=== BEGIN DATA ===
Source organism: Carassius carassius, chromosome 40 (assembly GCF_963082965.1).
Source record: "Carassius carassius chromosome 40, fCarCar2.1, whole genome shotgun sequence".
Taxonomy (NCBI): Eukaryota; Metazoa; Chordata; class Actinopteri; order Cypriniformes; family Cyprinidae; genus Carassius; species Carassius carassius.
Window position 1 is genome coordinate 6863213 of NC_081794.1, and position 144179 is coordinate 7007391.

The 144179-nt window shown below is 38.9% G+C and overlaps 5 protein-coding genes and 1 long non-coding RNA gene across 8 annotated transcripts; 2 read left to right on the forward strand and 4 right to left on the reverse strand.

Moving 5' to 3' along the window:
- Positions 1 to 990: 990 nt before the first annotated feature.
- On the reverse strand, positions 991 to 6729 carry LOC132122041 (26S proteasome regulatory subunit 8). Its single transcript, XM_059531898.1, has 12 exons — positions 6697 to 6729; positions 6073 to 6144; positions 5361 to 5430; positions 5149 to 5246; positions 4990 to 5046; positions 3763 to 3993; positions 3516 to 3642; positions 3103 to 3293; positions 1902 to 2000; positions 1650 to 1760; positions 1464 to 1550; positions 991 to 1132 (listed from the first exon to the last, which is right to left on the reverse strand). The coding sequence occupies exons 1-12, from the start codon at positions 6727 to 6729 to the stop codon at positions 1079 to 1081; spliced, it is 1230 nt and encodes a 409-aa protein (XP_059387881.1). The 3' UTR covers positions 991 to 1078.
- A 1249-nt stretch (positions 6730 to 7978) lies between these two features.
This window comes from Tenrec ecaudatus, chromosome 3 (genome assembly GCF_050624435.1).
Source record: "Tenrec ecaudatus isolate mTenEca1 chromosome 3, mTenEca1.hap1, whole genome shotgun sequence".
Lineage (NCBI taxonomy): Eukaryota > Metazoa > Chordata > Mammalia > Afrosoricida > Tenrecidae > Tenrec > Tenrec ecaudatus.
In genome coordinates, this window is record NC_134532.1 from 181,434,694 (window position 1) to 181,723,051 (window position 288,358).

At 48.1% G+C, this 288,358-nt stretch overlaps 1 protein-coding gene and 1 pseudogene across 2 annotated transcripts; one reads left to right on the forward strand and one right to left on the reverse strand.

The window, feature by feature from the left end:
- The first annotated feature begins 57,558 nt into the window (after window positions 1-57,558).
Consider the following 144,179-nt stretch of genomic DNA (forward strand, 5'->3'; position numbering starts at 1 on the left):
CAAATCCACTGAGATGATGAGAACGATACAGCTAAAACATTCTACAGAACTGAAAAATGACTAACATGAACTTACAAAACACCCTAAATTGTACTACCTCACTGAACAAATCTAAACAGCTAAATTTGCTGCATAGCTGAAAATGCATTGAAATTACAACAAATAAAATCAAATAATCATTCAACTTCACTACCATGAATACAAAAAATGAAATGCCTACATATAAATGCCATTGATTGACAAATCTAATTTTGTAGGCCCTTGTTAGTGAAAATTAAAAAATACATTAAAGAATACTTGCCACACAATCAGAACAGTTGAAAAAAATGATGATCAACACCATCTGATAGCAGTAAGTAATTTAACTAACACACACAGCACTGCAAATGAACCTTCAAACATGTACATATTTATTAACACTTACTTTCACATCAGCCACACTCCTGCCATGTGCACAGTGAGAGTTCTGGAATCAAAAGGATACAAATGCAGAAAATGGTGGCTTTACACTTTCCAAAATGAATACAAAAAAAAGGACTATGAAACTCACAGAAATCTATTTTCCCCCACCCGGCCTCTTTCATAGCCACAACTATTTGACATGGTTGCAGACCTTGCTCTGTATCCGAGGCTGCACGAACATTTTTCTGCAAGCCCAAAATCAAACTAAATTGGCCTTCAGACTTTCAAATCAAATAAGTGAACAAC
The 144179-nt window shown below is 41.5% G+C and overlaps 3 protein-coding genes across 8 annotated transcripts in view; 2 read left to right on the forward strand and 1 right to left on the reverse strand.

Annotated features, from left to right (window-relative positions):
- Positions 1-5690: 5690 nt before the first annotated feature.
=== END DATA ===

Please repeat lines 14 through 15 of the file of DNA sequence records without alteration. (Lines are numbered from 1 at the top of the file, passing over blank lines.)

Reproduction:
At 48.1% G+C, this 288,358-nt stretch overlaps 1 protein-coding gene and 1 pseudogene across 2 annotated transcripts; one reads left to right on the forward strand and one right to left on the reverse strand.

The window, feature by feature from the left end: